Getting a 25-year old Mac on the modern Web

It's been almost 25 years since Apple stopped making the Mac Plus. Can it still access the Internet?

The venerable Mac Plus was one of the most popular models of "classic" Macintosh. Many old-school Mac users remember it fondly. After two decades, can the Mac Plus still access the Internet? One intrepid fan decided to find out.

I was accessing dial-in bulletin board systems (BBSs) on my "Fat Mac" back in the 1980s, but a Mac Plus equipped with the MacTCP stack is when I really got online. It was the early 1990s, and I'd gotten the machine from friends of mine who'd upgraded and no longer needed it.

I set it up in a corner of the place I was sharing with my girlfriend (now my wife of 21 years) and regularly got online when I got home, accessing e-mail, downloading files via FTP, and chatting with friends over Internet Relay Chat. It was slow going, compared to the fractional T1 line we had at the office, but it was good enough.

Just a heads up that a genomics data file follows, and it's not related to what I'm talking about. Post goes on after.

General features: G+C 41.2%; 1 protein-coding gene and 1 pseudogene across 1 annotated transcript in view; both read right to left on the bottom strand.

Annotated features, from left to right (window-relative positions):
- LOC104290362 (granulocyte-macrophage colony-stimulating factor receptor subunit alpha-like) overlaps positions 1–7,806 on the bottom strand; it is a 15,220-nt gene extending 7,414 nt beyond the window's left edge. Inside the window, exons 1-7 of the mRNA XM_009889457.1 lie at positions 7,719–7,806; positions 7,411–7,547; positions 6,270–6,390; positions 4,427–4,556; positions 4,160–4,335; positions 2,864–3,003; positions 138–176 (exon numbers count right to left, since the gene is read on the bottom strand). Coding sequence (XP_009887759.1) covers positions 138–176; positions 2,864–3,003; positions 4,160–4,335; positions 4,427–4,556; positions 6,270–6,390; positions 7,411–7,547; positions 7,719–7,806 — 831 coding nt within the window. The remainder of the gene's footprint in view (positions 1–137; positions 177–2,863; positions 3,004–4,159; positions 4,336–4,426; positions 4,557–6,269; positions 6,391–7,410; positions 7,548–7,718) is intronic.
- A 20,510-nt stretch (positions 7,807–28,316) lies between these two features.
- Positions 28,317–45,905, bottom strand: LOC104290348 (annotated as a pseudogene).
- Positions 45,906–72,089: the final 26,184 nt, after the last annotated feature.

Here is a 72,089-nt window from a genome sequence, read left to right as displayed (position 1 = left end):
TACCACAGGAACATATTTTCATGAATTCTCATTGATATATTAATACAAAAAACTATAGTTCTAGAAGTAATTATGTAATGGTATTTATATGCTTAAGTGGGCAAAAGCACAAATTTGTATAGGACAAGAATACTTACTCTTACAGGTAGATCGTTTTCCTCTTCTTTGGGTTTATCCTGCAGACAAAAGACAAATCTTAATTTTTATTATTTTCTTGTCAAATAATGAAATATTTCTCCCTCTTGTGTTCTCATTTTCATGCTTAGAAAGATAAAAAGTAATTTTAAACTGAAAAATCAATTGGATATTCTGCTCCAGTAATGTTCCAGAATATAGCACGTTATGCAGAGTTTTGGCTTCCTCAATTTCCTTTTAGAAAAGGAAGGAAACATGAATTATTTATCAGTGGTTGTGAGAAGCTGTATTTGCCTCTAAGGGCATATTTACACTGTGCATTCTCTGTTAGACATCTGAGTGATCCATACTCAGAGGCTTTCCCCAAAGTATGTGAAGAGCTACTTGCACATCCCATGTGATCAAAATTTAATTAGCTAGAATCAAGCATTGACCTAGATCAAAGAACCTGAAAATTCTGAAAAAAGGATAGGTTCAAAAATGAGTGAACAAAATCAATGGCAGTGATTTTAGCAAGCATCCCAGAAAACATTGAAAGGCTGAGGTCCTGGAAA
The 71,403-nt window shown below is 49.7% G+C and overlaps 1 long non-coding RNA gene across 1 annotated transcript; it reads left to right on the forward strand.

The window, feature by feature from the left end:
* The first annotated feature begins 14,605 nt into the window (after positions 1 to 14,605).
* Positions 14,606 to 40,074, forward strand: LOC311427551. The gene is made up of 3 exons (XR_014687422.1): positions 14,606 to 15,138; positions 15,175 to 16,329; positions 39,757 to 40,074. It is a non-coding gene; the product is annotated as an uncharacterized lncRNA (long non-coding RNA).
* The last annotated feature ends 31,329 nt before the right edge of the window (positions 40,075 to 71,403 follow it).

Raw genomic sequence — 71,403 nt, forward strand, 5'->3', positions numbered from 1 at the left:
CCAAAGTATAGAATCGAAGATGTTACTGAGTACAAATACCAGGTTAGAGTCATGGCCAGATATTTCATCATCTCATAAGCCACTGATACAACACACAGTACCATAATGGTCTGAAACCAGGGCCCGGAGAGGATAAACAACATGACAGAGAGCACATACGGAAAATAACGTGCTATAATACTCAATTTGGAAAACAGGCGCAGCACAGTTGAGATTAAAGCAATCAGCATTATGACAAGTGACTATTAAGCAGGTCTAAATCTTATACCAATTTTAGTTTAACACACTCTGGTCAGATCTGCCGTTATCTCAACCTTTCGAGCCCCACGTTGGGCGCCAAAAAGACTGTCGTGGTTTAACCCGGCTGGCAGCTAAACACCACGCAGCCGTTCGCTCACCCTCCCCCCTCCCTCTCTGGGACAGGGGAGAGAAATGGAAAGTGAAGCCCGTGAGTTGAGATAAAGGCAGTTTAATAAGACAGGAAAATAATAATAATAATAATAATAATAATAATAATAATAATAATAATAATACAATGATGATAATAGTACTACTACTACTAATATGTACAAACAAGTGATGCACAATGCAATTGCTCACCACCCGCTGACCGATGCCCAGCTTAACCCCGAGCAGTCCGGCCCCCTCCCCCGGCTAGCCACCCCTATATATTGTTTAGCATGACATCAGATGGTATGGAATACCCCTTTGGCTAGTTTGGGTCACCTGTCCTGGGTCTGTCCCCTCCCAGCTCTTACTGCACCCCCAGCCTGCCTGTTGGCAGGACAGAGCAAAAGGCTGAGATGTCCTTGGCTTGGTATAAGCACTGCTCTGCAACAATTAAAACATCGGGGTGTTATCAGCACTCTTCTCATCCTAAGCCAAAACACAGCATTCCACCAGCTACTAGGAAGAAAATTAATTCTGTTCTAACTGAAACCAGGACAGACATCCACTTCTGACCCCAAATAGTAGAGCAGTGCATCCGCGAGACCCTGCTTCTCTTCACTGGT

Jeff Keacher has some fond memories of his Mac Plus as well — what's more, it's still around. He had his mother ship it out to him and he recently attempted to revive it for Internet access, a story he recounts on The Kernel:

Reviving an old computer is like restoring a classic car: There's a thrill from bringing the ancient into the modern world. So it was with my first "real" computer, my Mac Plus, when I decided to bring it forward three decades and introduce it to the modern Web.

Keacher had to jump through a whole bunch of hoops to get his old Mac working on the modern web, but it finally worked. If you're a Mac user of the same vintage as Keacher and me, you might get a kick out of the story. Check it out!

I have to admit that I still have a classic Mac in storage in my basement, waiting for some spare time to be restored. How about you? Have you held on to any machines from your younger days? Let me know in the comments.